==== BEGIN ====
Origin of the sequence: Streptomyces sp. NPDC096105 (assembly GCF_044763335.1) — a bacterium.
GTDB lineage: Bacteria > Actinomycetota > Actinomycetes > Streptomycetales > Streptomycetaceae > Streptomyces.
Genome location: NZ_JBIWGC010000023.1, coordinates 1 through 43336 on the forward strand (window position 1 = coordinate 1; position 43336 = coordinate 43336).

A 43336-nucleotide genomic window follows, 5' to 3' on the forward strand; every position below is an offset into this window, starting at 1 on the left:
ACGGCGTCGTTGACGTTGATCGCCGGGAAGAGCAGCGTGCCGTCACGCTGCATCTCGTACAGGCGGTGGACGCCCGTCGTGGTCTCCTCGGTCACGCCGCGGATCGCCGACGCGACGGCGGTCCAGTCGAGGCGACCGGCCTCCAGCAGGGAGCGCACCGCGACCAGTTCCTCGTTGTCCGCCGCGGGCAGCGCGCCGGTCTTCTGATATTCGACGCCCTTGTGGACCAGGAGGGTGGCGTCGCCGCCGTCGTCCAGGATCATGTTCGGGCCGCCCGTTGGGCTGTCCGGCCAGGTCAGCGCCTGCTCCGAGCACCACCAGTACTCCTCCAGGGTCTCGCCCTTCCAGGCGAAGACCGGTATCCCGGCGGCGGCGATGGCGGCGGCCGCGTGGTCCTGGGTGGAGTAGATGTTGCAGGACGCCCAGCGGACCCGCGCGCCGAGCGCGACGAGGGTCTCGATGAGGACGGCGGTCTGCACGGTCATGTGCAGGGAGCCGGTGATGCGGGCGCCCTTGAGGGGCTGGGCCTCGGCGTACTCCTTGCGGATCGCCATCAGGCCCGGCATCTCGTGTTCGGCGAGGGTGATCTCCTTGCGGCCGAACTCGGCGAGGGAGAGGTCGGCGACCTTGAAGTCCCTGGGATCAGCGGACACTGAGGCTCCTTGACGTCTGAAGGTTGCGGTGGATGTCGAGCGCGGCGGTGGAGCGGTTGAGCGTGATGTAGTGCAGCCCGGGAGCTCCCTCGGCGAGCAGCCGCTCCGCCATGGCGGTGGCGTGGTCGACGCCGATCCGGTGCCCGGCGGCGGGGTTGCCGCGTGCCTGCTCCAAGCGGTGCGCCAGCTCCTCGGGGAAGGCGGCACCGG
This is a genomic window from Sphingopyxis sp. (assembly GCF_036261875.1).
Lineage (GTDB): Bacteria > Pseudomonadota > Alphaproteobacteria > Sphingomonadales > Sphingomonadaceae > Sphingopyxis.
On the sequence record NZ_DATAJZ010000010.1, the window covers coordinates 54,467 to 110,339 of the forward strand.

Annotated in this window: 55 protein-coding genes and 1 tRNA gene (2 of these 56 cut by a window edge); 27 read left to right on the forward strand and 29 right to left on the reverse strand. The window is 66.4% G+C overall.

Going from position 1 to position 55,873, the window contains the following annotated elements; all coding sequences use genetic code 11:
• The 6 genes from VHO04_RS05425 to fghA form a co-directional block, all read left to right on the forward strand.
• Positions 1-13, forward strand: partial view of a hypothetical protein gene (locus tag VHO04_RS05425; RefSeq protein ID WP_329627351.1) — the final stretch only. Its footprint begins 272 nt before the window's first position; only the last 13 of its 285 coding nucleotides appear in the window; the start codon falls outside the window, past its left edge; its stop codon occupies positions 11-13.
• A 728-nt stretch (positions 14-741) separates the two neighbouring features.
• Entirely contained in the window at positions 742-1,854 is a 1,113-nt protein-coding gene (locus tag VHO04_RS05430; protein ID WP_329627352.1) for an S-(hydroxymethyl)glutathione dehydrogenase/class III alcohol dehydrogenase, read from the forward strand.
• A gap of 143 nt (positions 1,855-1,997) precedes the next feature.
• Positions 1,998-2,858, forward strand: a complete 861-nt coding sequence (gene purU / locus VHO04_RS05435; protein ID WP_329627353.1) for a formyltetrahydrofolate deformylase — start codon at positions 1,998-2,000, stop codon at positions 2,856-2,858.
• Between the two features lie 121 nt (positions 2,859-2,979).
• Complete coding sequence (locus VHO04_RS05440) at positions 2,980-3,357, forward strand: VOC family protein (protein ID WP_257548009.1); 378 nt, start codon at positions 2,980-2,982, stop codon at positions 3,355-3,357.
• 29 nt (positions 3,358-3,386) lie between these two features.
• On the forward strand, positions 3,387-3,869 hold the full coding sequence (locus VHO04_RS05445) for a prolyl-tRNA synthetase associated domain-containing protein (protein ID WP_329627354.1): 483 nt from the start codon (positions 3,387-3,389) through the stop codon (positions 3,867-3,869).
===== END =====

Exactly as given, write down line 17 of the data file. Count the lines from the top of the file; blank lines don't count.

• Between the two features lie 121 nt (positions 2,859-2,979).